To be a good SATs tutor, you should be fully prepared for the challenge your students will face in the tests. In this article, we share some practical advice on how to tutor for the SATs.
Every child is different. When it comes to tutoring for the SATs, you must build a study plan that is tailor-made for individual students, rather than adopting a ‘one size fits all’ approach. This study plan should be created early on, to allow enough time to cover all the SATs topics. Discuss the plan with your students’ parents, as they will have a better idea of their child’s typical routine and can offer guidance and insight.
When creating a study plan, tutors should:
To be an effective SAT tutor, you need to have an excellent understanding of the material that you’re tutoring. This means learning as much as you can about the SATs and, in turn, making sure your students are familiar with the exam format.
In an early session with your student, cover the basics: how long the tests are, how many questions they will be required to answer and the difference between different sections in the SATs exam. In order to tutor children for their SATs, you must know exactly what your student should expect to see on the test papers and have a solid grasp of both the question formats and subjects covered in the tests.
In Year 6, children sit SATs exams that cover the following subjects:
Exam practice papers are an effective way to help students become more familiar with the SATs exam layout and question types.
For Year 6 students, we would recommend the following resources for SATs exam practice:
Key Stage 2 SATs Practice Test 1
While SATs exams are relatively short time-wise, they do require children to read texts quickly, and answer questions confidently. For many students at this stage, it will be the first time that they have had to sit a test under timed conditions. Therefore, many students that come to you for tutoring might not have any experience of time management or its importance in the SATs.
You can test a child’s existing time management skills by asking them to sit a practice paper under timed conditions. If they run out of time before answering all the questions, it is likely that you will need to dedicate tutoring time to working on their time management. Similarly, if they finish the practice test too early, they might have missed a question, or not answered each one in full and therefore lose marks.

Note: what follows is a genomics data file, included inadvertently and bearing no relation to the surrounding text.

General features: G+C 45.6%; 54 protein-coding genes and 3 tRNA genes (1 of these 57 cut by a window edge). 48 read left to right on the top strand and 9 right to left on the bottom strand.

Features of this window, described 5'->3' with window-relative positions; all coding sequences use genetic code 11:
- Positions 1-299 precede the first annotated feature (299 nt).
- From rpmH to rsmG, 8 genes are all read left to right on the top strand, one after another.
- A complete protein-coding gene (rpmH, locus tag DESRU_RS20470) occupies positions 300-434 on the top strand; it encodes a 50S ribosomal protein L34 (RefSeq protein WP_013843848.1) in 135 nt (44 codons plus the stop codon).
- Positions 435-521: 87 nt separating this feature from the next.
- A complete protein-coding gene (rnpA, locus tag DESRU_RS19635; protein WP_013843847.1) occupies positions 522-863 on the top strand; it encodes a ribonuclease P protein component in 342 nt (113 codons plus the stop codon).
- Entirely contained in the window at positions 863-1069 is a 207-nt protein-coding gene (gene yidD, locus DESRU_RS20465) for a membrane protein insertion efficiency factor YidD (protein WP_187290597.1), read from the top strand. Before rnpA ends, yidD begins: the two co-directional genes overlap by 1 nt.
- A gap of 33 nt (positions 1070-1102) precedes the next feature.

Practice SAT exam papers give children necessary practice ahead of the exam and provide you with immediate feedback after completion, allowing you to track their progress.
It’s a good idea to establish what students (and their parents) are hoping to achieve from the tuition. It’d be easy to assume that all parents are simply interested in their child getting ‘a high SATs score’, but you might be surprised; it could be that they would like their child to focus on improving their concentration, or to become more motivated ahead of the SATs.
It’s impossible for all students to achieve top scores in the SATs, so setting achievable goals that work for both students and their parents will give you something to work towards in your tutoring sessions.
Previous SATs have shown that many children are opting to leave the harder questions unanswered, rather than tackle them. When tutoring children for SATs, it is important to encourage them continually to answer all questions, whether they believe that they know the answer or not.
Harder questions are usually worth the most marks, so children are missing out on potentially higher scores. Tutoring children to attempt every question on the test sets them up with a greater chance of achieving a high score.
Your students are likely to perform better in the SATs if they are confident, so help to build that confidence during your tutoring sessions. If students believe that they can do well in the exam, they are much more likely to perform at their best on the day. Acknowledge when a student has performed well and they will be motivated to keep receiving positive feedback.
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